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Common causes of hearing loss

By Diane Krieger Spivak

Hearing loss is a common occurrence among most people as they age.

Beginning at around age 30 or 40, hearing starts to worsen.  By age 80 more than half of adults in the U.S. experience serious hearing loss, according to, which adds that more than half of all hearing-impaired people are still of working age. Age-related hearing loss (presbycusis) usually occurs gradually and is one of the most common conditions affecting older adults.

Age-related hearing loss most often occurs in both ears, affecting them equally, says the National Institute on Deafness and Other Communication Disorders. Because the loss is gradual you may not realize it.

Symptoms of hearing loss include problems hearing on the phone or when there is background noise, having trouble following a conversation with two or more people talking at the same time, straining to understand a conversation, feeling people are mumbling, misunderstanding what others are saying, often asking people to repeat themselves or turning up the TV volume too loud for others

Other common causes of hearing loss are working in a noisy environment or entertainment and sports venues such as rock concerts, night clubs or football games. The use of headphones and earbuds on mobile devices are also common causes, especially among younger people.

All of these expose people to excessive decibel (dB) levels, which can temporarily, or permanently, damage hearing.

Sensorineural hearing loss can result from high blood pressure or diabetes, and even measles, mumps or shingles can play a role, as can smoking and certain medications like some chemotherapy drugs.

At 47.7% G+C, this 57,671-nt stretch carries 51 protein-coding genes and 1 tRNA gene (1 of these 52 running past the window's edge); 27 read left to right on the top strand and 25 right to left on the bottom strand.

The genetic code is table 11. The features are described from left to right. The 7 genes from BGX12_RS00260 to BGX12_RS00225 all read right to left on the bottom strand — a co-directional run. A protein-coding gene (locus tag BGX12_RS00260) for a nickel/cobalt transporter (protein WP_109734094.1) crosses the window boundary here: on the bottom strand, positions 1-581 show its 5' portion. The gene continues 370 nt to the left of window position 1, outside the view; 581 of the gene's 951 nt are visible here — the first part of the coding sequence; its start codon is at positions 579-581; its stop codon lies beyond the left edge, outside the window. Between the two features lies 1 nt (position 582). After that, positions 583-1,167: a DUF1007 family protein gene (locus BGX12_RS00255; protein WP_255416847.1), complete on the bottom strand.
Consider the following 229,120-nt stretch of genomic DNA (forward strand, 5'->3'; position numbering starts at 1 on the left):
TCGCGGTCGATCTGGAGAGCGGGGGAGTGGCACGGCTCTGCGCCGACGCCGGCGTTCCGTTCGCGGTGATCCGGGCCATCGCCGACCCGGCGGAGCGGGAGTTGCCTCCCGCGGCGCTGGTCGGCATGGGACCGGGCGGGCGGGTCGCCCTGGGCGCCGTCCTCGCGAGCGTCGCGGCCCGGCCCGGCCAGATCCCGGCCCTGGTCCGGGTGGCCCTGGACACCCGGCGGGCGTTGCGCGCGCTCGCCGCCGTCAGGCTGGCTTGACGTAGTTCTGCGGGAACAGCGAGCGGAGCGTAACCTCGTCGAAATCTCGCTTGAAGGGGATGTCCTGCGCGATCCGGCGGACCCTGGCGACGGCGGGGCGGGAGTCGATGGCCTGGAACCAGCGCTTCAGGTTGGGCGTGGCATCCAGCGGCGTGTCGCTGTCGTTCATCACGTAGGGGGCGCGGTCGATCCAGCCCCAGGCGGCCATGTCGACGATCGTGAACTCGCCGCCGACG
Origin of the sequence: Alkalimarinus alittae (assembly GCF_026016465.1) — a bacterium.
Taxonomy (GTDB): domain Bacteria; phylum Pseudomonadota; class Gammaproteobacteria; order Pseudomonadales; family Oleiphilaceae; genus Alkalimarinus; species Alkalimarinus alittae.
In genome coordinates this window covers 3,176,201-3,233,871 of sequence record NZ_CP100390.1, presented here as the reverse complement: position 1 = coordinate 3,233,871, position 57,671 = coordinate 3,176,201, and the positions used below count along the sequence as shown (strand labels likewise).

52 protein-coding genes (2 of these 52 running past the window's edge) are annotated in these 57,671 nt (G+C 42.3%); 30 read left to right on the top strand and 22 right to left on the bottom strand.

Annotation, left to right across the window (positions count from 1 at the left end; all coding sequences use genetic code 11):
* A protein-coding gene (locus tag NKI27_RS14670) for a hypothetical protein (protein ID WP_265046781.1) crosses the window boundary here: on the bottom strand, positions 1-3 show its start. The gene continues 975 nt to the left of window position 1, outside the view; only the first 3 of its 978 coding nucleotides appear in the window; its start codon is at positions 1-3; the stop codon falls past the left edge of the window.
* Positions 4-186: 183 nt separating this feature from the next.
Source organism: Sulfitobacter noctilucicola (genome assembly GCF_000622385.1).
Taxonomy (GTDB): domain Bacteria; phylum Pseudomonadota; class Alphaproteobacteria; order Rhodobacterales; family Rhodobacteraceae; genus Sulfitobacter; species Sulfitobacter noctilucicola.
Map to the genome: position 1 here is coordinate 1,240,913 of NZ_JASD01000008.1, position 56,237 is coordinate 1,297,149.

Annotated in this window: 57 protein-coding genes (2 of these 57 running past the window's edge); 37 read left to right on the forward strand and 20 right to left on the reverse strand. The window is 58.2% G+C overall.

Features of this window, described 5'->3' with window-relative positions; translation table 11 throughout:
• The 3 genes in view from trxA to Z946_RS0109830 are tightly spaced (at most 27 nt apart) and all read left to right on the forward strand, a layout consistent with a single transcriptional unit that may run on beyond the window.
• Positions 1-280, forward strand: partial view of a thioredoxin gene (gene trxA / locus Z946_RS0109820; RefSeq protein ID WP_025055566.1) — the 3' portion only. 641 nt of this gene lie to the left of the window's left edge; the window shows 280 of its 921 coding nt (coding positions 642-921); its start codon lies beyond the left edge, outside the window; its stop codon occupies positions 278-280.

Conductive hearing loss, typically caused by some obstructions in the ear, are commonly caused by infections, perforation, wax buildup and growths or tumors.

If you experience hearing loss, consult a hearing health professional.


Teenagers and Hearing Loss

earphonesHearing loss is the fastest growing health problems in the U.S. for young people. Why?  Because of the popularity of personal electronic devices that deliver loud sounds directly into the ear canals.

According to the Journal of Pediatrics, 12.5 percent of kids between the ages of 6 and 19 suffer from hearing loss as a result of using ear phones/buds turned to a high volume. The Centers for Disease Control and Prevention found that exposure to sounds at 85 decibels of volume can cause damage to your hearing in less than eight hours. Most MP3 players with earphones can reach 85 decibels of volume at only 70% of peak volume.  When played at full volume MP3 players can typically create 100 decibels or more of volume which can cause permanent hearing damage in less than 15 minutes of listening.

In addition, ear buds exacerbate the danger of loud sounds because they are typically pushed directly into the ear canal where the loud sounds are not buffered by air.  Without the resistance of air to reduce some of the energy of the sound waves, the loud sounds are more likely to cause damage to hearing.

Listening to loud music is not the only danger to hearing.  Even most adults don’t realize how loud and damaging sounds can be when played through earphones or earbuds.  This can be especially dangerous for anyone that uses earphones while operating loud equipment such as a lawn mower.  Lawn mowers typically run around 90 decibels of volume.  In order to hear your music or audio book or podcast, you may not realize that you’ve turned the volume to 95 decibels or more.

The good news is there are small adjustments teens and any of us can make to reduce the chance of a hearing loss. Some simple things include switching to headphones instead of earbuds, taking breaks and listening at lower volume levels. If others can hear the music, it’s too loud.  And, if you do work around loud equipment, protect your hearing with earplugs.


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